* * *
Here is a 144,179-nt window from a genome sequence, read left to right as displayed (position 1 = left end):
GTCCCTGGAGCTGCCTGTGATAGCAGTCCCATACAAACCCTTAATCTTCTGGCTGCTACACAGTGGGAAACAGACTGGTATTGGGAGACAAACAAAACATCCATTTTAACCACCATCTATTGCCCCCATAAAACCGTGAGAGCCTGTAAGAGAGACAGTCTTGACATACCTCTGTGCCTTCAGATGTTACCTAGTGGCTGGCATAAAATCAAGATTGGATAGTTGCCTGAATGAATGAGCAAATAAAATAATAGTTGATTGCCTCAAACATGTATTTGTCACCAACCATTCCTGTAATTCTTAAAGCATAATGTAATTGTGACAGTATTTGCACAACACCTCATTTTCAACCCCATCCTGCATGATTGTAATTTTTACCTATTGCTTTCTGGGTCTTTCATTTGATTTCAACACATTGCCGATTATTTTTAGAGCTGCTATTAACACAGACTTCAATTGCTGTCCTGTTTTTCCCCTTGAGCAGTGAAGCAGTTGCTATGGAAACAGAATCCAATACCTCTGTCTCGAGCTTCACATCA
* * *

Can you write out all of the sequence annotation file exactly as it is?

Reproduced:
Here is a 144,179-nt window from a genome sequence, read left to right as displayed (position 1 = left end):
GTCCCTGGAGCTGCCTGTGATAGCAGTCCCATACAAACCCTTAATCTTCTGGCTGCTACACAGTGGGAAACAGACTGGTATTGGGAGACAAACAAAACATCCATTTTAACCACCATCTATTGCCCCCATAAAACCGTGAGAGCCTGTAAGAGAGACAGTCTTGACATACCTCTGTGCCTTCAGATGTTACCTAGTGGCTGGCATAAAATCAAGATTGGATAGTTGCCTGAATGAATGAGCAAATAAAATAATAGTTGATTGCCTCAAACATGTATTTGTCACCAACCATTCCTGTAATTCTTAAAGCATAATGTAATTGTGACAGTATTTGCACAACACCTCATTTTCAACCCCATCCTGCATGATTGTAATTTTTACCTATTGCTTTCTGGGTCTTTCATTTGATTTCAACACATTGCCGATTATTTTTAGAGCTGCTATTAACACAGACTTCAATTGCTGTCCTGTTTTTCCCCTTGAGCAGTGAAGCAGTTGCTATGGAAACAGAATCCAATACCTCTGTCTCGAGCTTCACATCA